Last Updated: 26 September, 2020
Repeating tasks are important as they are frequently the small tasks that help make our lives run smoothly, e.g. reviewing project finances, tidying the house and phoning friends. However, they are also annoying when it comes to organisation systems. They do not need to be done every day so shouldn’t go on the next action list, but equally they don’t need to be done on a specific day (although it would be nice to maintain the routine) so shouldn’t be added as a day specific task on the calendar. So how do you deal with them?
I’ve struggled with repeating tasks and tried a variety of methods. I thought for a long time that digital was the solution, because the software knows when the task should be done next. However, when I used my Palm for this I found it frustrating because it converted the task into a date specific task which frequently went overdue and reduced the priority given to real date specific as they were off the bottom of the screen.
I have also used a paper based system, where I had a reminder chart with 31 space and added all the tasks that couldn’t be done before a specific date, for instance reviewing bank statements. This system was cumbersome as I ended up with several places to look for tasks and it didn’t work for tasks which had a defined duration between them for instance 1 week between weekly reviews, or 4 days between vacuuming the house.
I looked around for inspiration, but it seems to be an issue that hasn’t been discussed and resolved in many places, however I finally found an article that helped on DIY Planner. Matthew Cornell writes his repeating tasks on his calendar (separately to the date specific tasks) including a description of the task, the duration before the task should be done again and two check circles, one to show the task has been complete and one to show the task had been rewritten on the calendar after the included duration.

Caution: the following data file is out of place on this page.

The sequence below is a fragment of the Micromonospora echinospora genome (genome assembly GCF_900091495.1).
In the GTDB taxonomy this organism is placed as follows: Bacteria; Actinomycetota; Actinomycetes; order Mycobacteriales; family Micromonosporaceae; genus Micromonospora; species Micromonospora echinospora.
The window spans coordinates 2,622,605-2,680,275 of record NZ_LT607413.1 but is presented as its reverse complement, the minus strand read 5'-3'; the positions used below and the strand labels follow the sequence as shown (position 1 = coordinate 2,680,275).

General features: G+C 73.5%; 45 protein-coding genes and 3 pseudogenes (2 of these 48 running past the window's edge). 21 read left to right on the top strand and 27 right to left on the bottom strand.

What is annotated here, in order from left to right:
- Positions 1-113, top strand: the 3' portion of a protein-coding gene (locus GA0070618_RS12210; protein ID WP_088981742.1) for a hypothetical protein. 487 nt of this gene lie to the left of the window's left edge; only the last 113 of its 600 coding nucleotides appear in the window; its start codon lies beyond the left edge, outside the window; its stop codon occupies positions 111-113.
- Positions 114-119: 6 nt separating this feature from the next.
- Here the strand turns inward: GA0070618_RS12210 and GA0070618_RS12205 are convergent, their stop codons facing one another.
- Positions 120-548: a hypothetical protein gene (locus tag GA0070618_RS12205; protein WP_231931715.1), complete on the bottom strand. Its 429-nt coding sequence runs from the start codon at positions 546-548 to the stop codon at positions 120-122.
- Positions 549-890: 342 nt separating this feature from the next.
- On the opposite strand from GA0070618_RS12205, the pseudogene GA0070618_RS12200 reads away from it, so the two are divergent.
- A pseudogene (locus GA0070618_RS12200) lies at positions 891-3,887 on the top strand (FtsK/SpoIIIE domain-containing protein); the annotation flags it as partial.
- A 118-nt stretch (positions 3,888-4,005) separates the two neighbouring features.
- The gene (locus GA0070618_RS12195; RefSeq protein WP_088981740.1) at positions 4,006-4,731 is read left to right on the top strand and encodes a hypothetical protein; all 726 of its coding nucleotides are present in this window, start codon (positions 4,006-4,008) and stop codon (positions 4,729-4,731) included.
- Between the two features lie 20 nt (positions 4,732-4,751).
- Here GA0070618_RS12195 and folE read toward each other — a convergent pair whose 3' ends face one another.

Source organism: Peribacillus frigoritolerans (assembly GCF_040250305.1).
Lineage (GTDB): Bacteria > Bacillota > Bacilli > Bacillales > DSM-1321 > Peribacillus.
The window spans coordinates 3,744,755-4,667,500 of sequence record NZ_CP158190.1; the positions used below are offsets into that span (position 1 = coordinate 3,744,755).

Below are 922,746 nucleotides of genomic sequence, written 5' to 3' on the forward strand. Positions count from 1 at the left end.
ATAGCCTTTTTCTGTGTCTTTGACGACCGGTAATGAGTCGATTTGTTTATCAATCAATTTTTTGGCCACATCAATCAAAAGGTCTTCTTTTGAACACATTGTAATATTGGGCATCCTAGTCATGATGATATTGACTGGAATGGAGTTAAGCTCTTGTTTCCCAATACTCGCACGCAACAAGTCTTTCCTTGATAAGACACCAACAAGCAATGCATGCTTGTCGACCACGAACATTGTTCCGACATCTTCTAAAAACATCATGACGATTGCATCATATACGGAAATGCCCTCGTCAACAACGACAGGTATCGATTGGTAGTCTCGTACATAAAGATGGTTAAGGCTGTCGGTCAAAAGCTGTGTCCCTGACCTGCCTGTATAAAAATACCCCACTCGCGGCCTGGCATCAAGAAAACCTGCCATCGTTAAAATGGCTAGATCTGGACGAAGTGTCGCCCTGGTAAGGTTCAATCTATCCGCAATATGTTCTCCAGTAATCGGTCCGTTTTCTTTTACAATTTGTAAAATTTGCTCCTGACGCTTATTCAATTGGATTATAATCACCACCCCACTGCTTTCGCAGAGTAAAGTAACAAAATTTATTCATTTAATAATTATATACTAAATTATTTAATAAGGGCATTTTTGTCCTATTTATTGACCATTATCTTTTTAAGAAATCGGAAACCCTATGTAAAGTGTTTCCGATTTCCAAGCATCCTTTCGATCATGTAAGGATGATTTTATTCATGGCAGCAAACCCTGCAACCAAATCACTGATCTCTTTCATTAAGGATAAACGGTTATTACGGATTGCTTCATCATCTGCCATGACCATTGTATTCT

I liked this approach, but it still didn’t get round the fact that I frequently don’t complete my repeating tasks on the allocated day (hey, my life won’t be ruined if I don’t balance my credit card statement on the day it is released).
- write task on calendar separately to the date specific tasks (mine go in the space before 7am)
- include description
- include duration between tasks e.g. 1w for should be completed after a week, 17 should be completed on the 17th of the month
- draw a circle after the task to symbolise it is a repeating task
- during calendar review, as part of the daily planning, add the repeating task to the inbox as well as the day planner including the description, duration and circle
- if the task is completed in the day add the task on to calendar the correct number of days in the future
- if the task is not completed in the day transfer it from the inbox to next action list
- review the next action list each day for any outstanding repeating tasks shown by the circle and give these tasks priority
- when the repeating task is completed add it back to the calendar the correct number of days after the day of completion
I find the step of transferring the task on to my inbox means I can’t lose the task if I don’t complete it that day and this has been the missing stage for me when dealing with repeating tasks.